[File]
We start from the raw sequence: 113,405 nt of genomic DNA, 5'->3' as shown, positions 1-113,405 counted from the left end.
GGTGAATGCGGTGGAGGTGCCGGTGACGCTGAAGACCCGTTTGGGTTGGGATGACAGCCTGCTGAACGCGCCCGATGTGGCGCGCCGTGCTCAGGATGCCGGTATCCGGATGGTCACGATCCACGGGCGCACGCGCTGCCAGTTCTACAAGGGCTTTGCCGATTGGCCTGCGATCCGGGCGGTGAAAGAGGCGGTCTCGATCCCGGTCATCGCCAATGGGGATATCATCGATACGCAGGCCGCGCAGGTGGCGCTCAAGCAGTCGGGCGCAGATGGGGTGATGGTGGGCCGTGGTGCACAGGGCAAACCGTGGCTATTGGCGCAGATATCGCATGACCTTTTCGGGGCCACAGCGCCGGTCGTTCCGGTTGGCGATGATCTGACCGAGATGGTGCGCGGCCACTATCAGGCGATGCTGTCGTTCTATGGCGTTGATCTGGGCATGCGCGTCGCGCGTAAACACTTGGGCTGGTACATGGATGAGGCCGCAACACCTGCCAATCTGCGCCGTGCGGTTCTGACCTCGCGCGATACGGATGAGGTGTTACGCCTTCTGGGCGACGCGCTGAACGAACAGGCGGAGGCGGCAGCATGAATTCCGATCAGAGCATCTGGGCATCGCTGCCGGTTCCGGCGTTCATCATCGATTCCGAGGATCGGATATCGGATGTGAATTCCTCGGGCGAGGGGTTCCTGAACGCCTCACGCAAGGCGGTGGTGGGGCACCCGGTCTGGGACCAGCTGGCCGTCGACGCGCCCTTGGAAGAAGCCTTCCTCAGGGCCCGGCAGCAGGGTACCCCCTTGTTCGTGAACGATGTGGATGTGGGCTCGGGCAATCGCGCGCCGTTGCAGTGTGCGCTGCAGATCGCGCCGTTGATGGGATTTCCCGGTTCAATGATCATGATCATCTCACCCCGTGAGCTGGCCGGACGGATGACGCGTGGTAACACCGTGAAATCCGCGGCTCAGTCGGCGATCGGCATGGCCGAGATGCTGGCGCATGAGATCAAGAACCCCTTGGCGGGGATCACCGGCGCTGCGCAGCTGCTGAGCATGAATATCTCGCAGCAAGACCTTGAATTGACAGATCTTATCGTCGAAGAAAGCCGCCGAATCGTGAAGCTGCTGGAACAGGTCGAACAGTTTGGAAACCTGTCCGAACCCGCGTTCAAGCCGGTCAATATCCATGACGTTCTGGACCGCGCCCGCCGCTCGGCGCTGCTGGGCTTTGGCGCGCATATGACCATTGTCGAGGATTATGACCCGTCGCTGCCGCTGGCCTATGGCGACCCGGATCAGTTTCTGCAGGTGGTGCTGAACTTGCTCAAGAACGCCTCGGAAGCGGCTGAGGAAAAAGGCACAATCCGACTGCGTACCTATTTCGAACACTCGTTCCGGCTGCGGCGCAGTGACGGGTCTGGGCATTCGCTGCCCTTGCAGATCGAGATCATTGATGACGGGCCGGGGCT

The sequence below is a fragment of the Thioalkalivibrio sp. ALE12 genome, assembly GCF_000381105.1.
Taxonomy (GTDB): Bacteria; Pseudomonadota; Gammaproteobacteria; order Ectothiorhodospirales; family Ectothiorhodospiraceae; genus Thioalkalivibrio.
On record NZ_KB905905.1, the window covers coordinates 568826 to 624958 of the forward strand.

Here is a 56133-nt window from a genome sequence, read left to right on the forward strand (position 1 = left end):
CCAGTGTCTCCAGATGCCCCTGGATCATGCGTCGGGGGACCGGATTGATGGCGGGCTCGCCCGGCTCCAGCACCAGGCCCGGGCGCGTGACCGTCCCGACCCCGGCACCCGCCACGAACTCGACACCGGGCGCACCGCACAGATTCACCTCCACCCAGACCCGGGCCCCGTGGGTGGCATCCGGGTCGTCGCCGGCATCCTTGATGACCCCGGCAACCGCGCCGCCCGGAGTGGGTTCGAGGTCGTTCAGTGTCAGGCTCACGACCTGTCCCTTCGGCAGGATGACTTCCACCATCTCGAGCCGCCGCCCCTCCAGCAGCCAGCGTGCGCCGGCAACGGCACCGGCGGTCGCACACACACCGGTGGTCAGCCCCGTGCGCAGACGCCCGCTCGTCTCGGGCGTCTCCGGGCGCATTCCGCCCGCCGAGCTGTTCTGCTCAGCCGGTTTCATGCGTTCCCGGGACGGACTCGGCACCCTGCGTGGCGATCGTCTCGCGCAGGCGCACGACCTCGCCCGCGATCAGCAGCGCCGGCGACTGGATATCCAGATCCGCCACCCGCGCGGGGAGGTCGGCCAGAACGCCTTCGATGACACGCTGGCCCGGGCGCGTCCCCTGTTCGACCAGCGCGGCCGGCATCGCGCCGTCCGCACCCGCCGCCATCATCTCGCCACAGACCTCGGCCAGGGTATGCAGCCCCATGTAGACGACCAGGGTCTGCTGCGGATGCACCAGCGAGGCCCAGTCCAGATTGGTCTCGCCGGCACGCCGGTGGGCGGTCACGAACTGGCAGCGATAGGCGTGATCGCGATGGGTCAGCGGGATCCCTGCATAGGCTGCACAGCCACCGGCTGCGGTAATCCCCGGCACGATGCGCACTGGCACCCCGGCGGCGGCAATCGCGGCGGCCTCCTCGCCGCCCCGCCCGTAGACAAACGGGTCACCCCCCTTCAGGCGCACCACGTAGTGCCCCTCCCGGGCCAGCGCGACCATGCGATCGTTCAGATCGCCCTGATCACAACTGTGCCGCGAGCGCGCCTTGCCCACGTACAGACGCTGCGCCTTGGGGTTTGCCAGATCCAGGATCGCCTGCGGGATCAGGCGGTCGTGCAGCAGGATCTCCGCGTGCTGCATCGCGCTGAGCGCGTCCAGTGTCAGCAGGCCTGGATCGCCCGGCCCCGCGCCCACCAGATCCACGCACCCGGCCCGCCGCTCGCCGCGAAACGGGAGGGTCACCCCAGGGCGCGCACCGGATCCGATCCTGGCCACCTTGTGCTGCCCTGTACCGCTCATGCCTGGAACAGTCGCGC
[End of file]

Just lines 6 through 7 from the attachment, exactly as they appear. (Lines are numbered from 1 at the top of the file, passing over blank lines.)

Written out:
Here is a 56133-nt window from a genome sequence, read left to right on the forward strand (position 1 = left end):
CCAGTGTCTCCAGATGCCCCTGGATCATGCGTCGGGGGACCGGATTGATGGCGGGCTCGCCCGGCTCCAGCACCAGGCCCGGGCGCGTGACCGTCCCGACCCCGGCACCCGCCACGAACTCGACACCGGGCGCACCGCACAGATTCACCTCCACCCAGACCCGGGCCCCGTGGGTGGCATCCGGGTCGTCGCCGGCATCCTTGATGACCCCGGCAACCGCGCCGCCCGGAGTGGGTTCGAGGTCGTTCAGTGTCAGGCTCACGACCTGTCCCTTCGGCAGGATGACTTCCACCATCTCGAGCCGCCGCCCCTCCAGCAGCCAGCGTGCGCCGGCAACGGCACCGGCGGTCGCACACACACCGGTGGTCAGCCCCGTGCGCAGACGCCCGCTCGTCTCGGGCGTCTCCGGGCGCATTCCGCCCGCCGAGCTGTTCTGCTCAGCCGGTTTCATGCGTTCCCGGGACGGACTCGGCACCCTGCGTGGCGATCGTCTCGCGCAGGCGCACGACCTCGCCCGCGATCAGCAGCGCCGGCGACTGGATATCCAGATCCGCCACCCGCGCGGGGAGGTCGGCCAGAACGCCTTCGATGACACGCTGGCCCGGGCGCGTCCCCTGTTCGACCAGCGCGGCCGGCATCGCGCCGTCCGCACCCGCCGCCATCATCTCGCCACAGACCTCGGCCAGGGTATGCAGCCCCATGTAGACGACCAGGGTCTGCTGCGGATGCACCAGCGAGGCCCAGTCCAGATTGGTCTCGCCGGCACGCCGGTGGGCGGTCACGAACTGGCAGCGATAGGCGTGATCGCGATGGGTCAGCGGGATCCCTGCATAGGCTGCACAGCCACCGGCTGCGGTAATCCCCGGCACGATGCGCACTGGCACCCCGGCGGCGGCAATCGCGGCGGCCTCCTCGCCGCCCCGCCCGTAGACAAACGGGTCACCCCCCTTCAGGCGCACCACGTAGTGCCCCTCCCGGGCCAGCGCGACCATGCGATCGTTCAGATCGCCCTGATCACAACTGTGCCGCGAGCGCGCCTTGCCCACGTACAGACGCTGCGCCTTGGGGTTTGCCAGATCCAGGATCGCCTGCGGGATCAGGCGGTCGTGCAGCAGGATCTCCGCGTGCTGCATCGCGCTGAGCGCGTCCAGTGTCAGCAGGCCTGGATCGCCCGGCCCCGCGCCCACCAGATCCACGCACCCGGCCCGCCGCTCGCCGCGAAACGGGAGGGTCACCCCAGGGCGCGCACCGGATCCGATCCTGGCCACCTTGTGCTGCCCTGTACCGCTCATGCCTGGAACAGTCGCGC